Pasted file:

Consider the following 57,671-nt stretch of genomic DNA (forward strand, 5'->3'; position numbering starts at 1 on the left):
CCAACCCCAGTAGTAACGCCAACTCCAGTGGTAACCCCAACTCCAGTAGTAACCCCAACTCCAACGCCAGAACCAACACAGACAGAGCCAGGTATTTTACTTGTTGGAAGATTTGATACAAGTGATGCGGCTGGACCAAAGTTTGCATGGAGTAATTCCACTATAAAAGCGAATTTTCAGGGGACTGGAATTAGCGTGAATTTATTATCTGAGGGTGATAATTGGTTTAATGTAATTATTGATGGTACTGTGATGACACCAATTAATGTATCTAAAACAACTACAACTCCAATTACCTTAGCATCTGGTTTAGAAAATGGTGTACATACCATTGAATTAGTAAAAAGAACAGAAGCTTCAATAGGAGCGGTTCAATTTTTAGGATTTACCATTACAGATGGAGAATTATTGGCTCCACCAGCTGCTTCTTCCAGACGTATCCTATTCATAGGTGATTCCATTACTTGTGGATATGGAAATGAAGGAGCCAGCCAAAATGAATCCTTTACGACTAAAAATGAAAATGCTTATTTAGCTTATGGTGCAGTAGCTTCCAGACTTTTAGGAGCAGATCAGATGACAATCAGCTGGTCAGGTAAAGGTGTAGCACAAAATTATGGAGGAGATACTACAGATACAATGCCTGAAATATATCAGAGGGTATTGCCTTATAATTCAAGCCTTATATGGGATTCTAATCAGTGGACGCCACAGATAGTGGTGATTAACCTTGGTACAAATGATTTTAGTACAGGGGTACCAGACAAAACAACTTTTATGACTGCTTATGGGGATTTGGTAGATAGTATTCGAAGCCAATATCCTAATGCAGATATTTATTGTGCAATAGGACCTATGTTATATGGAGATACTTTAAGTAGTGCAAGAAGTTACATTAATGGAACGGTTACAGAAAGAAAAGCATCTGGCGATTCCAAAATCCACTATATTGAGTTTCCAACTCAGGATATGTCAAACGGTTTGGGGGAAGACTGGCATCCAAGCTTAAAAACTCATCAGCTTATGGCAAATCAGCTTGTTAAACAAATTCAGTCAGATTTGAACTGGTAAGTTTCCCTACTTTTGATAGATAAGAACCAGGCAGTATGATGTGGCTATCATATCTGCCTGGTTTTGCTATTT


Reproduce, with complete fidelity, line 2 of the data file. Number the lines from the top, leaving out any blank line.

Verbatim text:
CCAACCCCAGTAGTAACGCCAACTCCAGTGGTAACCCCAACTCCAGTAGTAACCCCAACTCCAACGCCAGAACCAACACAGACAGAGCCAGGTATTTTACTTGTTGGAAGATTTGATACAAGTGATGCGGCTGGACCAAAGTTTGCATGGAGTAATTCCACTATAAAAGCGAATTTTCAGGGGACTGGAATTAGCGTGAATTTATTATCTGAGGGTGATAATTGGTTTAATGTAATTATTGATGGTACTGTGATGACACCAATTAATGTATCTAAAACAACTACAACTCCAATTACCTTAGCATCTGGTTTAGAAAATGGTGTACATACCATTGAATTAGTAAAAAGAACAGAAGCTTCAATAGGAGCGGTTCAATTTTTAGGATTTACCATTACAGATGGAGAATTATTGGCTCCACCAGCTGCTTCTTCCAGACGTATCCTATTCATAGGTGATTCCATTACTTGTGGATATGGAAATGAAGGAGCCAGCCAAAATGAATCCTTTACGACTAAAAATGAAAATGCTTATTTAGCTTATGGTGCAGTAGCTTCCAGACTTTTAGGAGCAGATCAGATGACAATCAGCTGGTCAGGTAAAGGTGTAGCACAAAATTATGGAGGAGATACTACAGATACAATGCCTGAAATATATCAGAGGGTATTGCCTTATAATTCAAGCCTTATATGGGATTCTAATCAGTGGACGCCACAGATAGTGGTGATTAACCTTGGTACAAATGATTTTAGTACAGGGGTACCAGACAAAACAACTTTTATGACTGCTTATGGGGATTTGGTAGATAGTATTCGAAGCCAATATCCTAATGCAGATATTTATTGTGCAATAGGACCTATGTTATATGGAGATACTTTAAGTAGTGCAAGAAGTTACATTAATGGAACGGTTACAGAAAGAAAAGCATCTGGCGATTCCAAAATCCACTATATTGAGTTTCCAACTCAGGATATGTCAAACGGTTTGGGGGAAGACTGGCATCCAAGCTTAAAAACTCATCAGCTTATGGCAAATCAGCTTGTTAAACAAATTCAGTCAGATTTGAACTGGTAAGTTTCCCTACTTTTGATAGATAAGAACCAGGCAGTATGATGTGGCTATCATATCTGCCTGGTTTTGCTATTT